Are you becoming your Dad? This is the question Schick Hydro is asking in its tongue-in-cheek new campaign to get men thinking about their shaving routine.
The campaign, which runs until October, features mopey-looking 20-somethings morphing into 50-somethings, complete with pleated slacks and lazy facial hair. It’s part of a strategy built around a fake medical condition: “Becoming My Dad” syndrome (BMD).
The hope is that it’ll make guys think about their grooming routine a bit more, and not just do what their dad did.
Hector Padilla, senior brand manager with Schick, said the brand wanted to get away from the more serious industry marketing of “how many blades” or “this blade is the strongest,” and give its target audience – millennials – something funny that it can relate to and, of course, share online with friends.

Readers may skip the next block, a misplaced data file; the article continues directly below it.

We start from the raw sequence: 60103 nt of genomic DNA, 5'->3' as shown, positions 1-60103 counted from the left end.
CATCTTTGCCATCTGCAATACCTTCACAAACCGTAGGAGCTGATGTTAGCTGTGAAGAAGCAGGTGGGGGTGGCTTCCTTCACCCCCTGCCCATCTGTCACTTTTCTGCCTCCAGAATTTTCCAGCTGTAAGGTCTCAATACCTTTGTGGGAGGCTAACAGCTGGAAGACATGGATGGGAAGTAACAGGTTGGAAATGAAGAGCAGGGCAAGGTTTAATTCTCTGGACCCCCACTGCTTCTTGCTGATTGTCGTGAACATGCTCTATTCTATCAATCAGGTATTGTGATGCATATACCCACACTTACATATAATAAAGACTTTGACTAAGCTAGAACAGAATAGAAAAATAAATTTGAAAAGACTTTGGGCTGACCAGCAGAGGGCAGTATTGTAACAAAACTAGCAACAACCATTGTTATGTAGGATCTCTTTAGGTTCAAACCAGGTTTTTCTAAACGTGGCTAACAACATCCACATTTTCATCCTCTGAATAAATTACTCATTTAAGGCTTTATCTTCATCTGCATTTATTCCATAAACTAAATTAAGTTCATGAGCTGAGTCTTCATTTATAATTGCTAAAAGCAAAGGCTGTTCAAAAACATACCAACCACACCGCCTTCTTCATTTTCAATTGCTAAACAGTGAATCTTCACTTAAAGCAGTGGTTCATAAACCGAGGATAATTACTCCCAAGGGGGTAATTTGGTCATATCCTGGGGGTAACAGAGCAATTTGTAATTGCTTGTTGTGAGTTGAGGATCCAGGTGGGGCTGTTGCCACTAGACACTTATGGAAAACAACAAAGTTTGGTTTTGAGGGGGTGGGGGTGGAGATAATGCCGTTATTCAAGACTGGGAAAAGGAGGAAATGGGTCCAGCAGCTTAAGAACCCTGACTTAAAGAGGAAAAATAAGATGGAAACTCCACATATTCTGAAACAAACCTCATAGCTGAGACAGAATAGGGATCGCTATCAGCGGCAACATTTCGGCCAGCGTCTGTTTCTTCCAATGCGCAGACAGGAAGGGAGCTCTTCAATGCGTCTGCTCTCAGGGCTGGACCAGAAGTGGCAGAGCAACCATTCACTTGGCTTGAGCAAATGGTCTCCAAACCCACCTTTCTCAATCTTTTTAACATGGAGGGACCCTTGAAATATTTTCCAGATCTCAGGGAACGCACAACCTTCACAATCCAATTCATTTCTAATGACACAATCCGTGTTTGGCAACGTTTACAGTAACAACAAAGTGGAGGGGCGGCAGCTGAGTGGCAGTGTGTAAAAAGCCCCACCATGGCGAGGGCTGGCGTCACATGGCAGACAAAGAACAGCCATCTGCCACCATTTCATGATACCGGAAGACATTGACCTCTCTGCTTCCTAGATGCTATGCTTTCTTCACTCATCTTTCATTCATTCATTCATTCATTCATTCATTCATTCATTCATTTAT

The campaign is unique to Canada and the creative was created collaboratively with its agencies, 6Degrees, MEC, Paradigm Public Relations and Real Interactive, Padilla said.
The heavy use of social media and humorous sharable content (there’s no TV ad, just online pre-roll) is an attempt to meet the audience where they work and play.
“This is a fairly new territory for us,” Padilla said. “We want to see if we can reach our target audience this way and be effective. We are hoping to learn from it.”
The multi-channel campaign includes PSA-style videos, a contest, digital advertising, social media, public relations and in-store support. There’s also a campaign microsite BecomingMyDad.ca, and supporting Twitter and Facebook pages.
The site features a quiz to see if visitors are “at risk” of BMD, and of course suggests a cure for those affected – using a Schick Hydro.
The media buy includes radio sponsorships in Calgary, Toronto and Vancouver to be rolled out from August to September.
In terms of in-store display, 6Degrees is promoting a chance to win $10,000.
MEC took care of online media buys on properties such as Youtube, Vevo and Craveonline.